“Can PowerBI cut down the time and work it takes to update a report? Every month, I export last month’s data into an Excel spreadsheet template. I need to make sure my current report is updated with new data. Is there an easy way to do that in PowerBI?”
Such is a common and important concern across organizations. Once a report has been created using PowerBI, how can it be kept it up to date as new data comes in with minimal time and effort?
Fortunately, PowerBI does some of the heavy lifting for us already. Any visuals in a report would automatically update to reflect any additional data. The only remaining hurdle is the tedious task of shaping and transforming the new data, which can be easily made repeatable using PowerQuery’s custom functions and parameters.
Anyone who has used PowerQuery has encountered Applied Steps. Applied Steps enumerate the actions performed to shape and transform a dataset. A custom function neatly packages these Applied Steps together for portability. Instead of manually and painstakingly performing each action for every new dataset, we can use a custom function. This makes it particularly ideal for simplifying repetitive tasks such as transforming multiple datasets that follow the same structure, but contain different data.
Same structure, but different data
Custom functions rely on datasets following the same structure, specifically:
- The same kind of data source (i.e. Excel spreadsheet, CSV) must be used across data sets
- Datasets must share the same number and order of columns, and column header names
- If using an Excel spreadsheet as a data source, the worksheet name must be consistent across different files.
Otherwise, a custom function will be unable to run against the dataset.
Where do parameters fit into all this?
Parameters are value placeholders and allow us to easily provide custom functions some arbitrary value as input. This value usually differs each time a custom function is run. In this scenario, the arbitrary value in question is the file path. Given some file located in a specific directory, the custom function will perform a set of Applied Steps.
Before anything else, we need to create a parameter for our file path. In the Home tab, click Manage Parameters > New Parameter.
The Parameter dialog will prompt you for the following:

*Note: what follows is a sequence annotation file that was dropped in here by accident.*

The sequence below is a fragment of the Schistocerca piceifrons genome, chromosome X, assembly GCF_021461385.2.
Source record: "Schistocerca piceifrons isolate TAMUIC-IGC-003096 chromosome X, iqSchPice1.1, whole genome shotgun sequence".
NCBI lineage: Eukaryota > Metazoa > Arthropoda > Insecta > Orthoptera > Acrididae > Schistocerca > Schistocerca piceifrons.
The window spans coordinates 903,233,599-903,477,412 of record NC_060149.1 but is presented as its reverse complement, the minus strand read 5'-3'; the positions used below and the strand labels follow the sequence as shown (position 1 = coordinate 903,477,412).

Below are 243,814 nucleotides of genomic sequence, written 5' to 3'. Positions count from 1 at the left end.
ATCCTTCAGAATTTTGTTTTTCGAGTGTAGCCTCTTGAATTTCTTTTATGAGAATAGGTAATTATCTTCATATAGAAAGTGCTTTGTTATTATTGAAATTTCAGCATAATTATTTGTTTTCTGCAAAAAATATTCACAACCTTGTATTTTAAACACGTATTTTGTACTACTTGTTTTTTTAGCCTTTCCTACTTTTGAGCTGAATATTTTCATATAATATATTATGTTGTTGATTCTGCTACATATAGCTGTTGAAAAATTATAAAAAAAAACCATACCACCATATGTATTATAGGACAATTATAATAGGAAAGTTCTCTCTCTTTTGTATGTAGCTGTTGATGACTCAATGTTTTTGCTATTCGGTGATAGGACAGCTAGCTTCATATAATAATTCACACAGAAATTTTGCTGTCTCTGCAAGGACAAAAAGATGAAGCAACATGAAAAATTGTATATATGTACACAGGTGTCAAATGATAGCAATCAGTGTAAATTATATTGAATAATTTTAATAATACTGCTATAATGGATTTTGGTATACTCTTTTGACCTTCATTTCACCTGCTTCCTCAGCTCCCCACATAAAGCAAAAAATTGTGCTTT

- Name – A friendly name to identify the parameter.
- Description – (Optional) Additional information about the parameter (i.e. purpose, expected values)
- Type – The data type of the value to be stored in the parameter.
- Suggested values – The kind of value/s to be stored in the parameter.
- Current value – The current value to be stored. It must NOT be empty.
Click OK to create the new parameter. Once created, the parameter will be listed by name in Queries.
In Queries, you may notice that the parameter name is followed by some text enclosed in parenthesis. This text conveniently displays the current value stored in the parameter. When the value is changed, the text will automatically update itself as well.
Using the parameter
Now that we have a parameter for our file path, we need use it as a data source. In Queries, select the dataset whose Applied Steps we want to use in a custom function.
In Applied Steps, double-click Source.
In the Excel dialog, the file path is explicitly stated. By replacing it with a parameter, we can easily change the file path by updating the value in the parameter.
To use a parameter instead, click on the dropdown box to the left of the text box and select Parameter.
Select the appropriate parameter in the dropdown box to the right.
Select the last action in Applied Steps to ensure that no errors have occurred.
Finally, custom functions!
After setting up the parameter, we need to create a custom function. Right-click the dataset and click Create Function.
In the Create Function dialog, provide a name for the new custom function and click OK.
The custom function will then be listed in Queries.
To use the custom function with another dataset, click on the function name in Queries and input the full file path of the new dataset, including the file extension (i.e. *.xlsx, *.csv).
The output of the custom function will be listed as Invoked Function in Queries.
From the Invoked Function dataset, we can perform additional actions to further transform the data as necessary.
Updating a custom function
Sometimes, we may need to make some changes to a custom function after it has been created. The good news is that we don’t need to delete and recreate the custom function to support any changes. Actions can be added to or removed from the original dataset we used to create a custom function and these will be automatically applied to all outputs of the custom function.
At this point, we’re now able to quickly and easily apply a set of Applied Steps against datasets that share the same structure. However, using custom functions outputs a new dataset each time. In the next post, we will explore how we can neatly consolidate the output of a custom function for multiple datasets.